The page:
Election 2015: Revised voter lists fail to impress

Election 2015: Revised voter lists fail to impress

The revised voter lists released by the Union Election Commission (UEC) on 14 September are still riddled with irregularities, according to voters across the country.

Shan Nationalities Democratic Party (SNDP) Lower House MP Sai Maung Gyi told DVB that the voting list in southern Shan State’s Mongnai Township included the names of deceased residents.

“Today [Tuesday] we went on campaign trips to the villages of Wan-na, Kaha, Lwecho and Kenglon – where we found that the voter lists there contain many incorrect names and birthdates,” he said.

While some families showed no interested in voting, in each of the four villages some elderly residents had no form of formal identification. As many had expressed their desire to vote, the party negotiated with the village election commission to ensure the inclusion of their names in the most recent list, he added.

Zaw Thet Win, a resident in Letpadan, Pegu [Bago] Division, said many locals had not bothered to check the updated list in the town, which comprises of some 53 villages in its jurisdiction.

The town’s election commission secretary Tin New said the electoral body has amended the errors that appeared in the previous lists, and estimated that the newest version should be at least 90 percent accurate.

“We identified and corrected the mistakes in the list after it was announced the first time – as the updated list was checked with help from local administrative officials, it should be about 90 percent correct,” Tin New said.

There are 175 ballot stations planned for Letpadan’s 126,550 eligible voters.

Meanwhile, locals in Sagaing division’s Monywa have complained that their names are listed in alphabetical order, claiming the format is inconvenient.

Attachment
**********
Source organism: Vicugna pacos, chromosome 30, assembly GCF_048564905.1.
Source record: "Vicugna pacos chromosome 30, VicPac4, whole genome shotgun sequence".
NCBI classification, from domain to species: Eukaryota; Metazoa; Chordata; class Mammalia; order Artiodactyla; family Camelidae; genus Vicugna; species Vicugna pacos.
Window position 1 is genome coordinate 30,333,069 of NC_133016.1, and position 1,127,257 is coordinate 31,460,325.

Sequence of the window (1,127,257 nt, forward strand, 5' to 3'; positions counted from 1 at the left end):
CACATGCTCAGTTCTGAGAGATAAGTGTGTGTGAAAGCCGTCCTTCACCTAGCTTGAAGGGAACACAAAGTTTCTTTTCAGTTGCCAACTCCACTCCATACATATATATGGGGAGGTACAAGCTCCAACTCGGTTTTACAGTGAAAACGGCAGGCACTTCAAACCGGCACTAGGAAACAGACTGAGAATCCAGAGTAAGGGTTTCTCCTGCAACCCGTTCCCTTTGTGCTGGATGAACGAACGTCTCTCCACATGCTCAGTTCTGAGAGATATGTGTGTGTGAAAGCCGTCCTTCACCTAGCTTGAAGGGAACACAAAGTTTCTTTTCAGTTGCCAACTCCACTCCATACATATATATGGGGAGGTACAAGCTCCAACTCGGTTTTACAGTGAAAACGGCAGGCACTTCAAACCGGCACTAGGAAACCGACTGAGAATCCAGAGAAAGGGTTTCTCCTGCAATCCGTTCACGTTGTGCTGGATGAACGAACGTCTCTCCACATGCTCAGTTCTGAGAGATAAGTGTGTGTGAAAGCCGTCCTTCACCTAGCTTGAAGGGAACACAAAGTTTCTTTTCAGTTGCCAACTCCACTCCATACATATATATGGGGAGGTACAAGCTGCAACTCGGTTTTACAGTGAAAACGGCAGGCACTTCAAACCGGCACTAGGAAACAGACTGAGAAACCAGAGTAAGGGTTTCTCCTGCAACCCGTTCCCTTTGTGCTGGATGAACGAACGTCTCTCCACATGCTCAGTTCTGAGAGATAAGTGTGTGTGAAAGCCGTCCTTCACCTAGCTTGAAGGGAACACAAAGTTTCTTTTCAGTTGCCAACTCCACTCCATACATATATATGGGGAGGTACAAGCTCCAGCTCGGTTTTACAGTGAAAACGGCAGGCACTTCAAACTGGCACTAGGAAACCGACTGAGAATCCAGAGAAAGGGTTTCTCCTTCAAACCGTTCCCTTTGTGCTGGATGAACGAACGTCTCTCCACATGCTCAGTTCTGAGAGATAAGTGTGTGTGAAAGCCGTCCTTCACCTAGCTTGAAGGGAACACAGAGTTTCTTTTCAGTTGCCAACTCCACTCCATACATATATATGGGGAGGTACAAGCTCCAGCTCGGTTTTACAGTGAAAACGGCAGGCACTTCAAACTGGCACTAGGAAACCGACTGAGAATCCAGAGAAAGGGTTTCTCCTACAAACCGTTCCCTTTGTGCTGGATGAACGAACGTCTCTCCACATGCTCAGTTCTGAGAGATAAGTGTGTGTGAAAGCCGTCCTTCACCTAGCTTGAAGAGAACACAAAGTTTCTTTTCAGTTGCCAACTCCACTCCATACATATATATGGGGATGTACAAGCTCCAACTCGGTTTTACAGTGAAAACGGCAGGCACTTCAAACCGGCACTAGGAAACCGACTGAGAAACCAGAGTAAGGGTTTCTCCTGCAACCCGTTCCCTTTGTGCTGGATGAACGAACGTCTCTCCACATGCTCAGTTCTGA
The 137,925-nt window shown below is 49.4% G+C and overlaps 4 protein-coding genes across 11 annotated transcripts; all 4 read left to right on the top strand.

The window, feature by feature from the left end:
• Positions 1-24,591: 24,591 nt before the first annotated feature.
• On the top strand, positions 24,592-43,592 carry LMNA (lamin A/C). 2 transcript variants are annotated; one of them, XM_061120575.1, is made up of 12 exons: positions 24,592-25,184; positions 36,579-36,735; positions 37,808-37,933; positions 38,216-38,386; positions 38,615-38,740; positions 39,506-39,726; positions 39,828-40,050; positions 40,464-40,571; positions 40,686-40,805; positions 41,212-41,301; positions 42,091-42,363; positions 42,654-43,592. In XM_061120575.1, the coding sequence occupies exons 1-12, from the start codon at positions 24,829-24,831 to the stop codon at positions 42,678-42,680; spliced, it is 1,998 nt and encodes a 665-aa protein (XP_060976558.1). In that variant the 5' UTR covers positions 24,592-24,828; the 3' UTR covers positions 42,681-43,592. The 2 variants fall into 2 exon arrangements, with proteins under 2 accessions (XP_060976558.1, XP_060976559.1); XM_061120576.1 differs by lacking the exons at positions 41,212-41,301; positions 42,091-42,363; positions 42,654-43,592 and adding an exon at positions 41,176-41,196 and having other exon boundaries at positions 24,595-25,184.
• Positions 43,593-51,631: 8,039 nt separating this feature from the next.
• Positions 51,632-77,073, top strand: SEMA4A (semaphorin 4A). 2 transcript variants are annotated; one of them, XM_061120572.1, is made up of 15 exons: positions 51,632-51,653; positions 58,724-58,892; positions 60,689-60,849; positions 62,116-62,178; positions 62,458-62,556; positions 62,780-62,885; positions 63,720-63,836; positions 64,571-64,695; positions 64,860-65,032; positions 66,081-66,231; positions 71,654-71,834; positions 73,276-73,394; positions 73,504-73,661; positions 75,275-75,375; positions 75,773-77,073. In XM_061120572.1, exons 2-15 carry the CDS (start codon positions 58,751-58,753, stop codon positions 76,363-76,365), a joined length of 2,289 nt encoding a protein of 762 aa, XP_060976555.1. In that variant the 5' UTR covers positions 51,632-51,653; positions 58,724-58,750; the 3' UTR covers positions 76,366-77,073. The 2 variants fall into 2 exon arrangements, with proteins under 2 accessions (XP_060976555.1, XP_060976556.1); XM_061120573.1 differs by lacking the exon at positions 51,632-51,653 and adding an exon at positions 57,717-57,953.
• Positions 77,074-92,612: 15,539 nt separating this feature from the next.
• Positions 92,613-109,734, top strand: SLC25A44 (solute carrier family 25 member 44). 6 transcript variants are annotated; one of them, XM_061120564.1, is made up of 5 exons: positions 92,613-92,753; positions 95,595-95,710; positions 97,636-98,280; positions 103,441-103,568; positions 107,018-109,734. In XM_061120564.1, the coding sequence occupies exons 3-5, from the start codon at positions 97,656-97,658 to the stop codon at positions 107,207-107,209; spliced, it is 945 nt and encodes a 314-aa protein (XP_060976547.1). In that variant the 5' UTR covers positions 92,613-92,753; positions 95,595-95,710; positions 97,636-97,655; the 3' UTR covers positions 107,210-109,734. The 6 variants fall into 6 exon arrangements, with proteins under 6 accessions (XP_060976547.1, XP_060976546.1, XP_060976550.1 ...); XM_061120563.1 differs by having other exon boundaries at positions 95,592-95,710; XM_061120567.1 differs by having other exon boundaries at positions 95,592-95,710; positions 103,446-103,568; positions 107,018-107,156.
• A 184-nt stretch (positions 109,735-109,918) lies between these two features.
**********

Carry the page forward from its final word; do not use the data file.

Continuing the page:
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“It’s hard to find your name in the list as the names are in alphabetical order. In the past they were listed according to ward numbers,” said Monywa resident Kyaw Khine Win.

“It’s time wasting – so far I have only managed to find my own name and one of my sons’ names, and there are seven members in our household.”

In Kachin State capital Myitkyina, the updated list included more than 1,000 extra names, according to Tin Win, an administrative official in the town’s Rampu ward.

“The initial list had 7,363 voter names, and the revised list includes 8,878, so we have a little more than 1,000 additional names,” Tin Win said.

Voters across the country whose names did not appear on the most recent eligibility list have until 27 September to apply to add their details.

The initial list announced by the UEC contained some 30 million names, with the revision adding more than two million. The number of eligible voters has increased since the 2010 election, where 29 million people were able to vote; however, only 22 million exercised that right.

According to the 2014 Burmese census, the total population stands at 51.4 million.

 

Read more on the 2015 election here.

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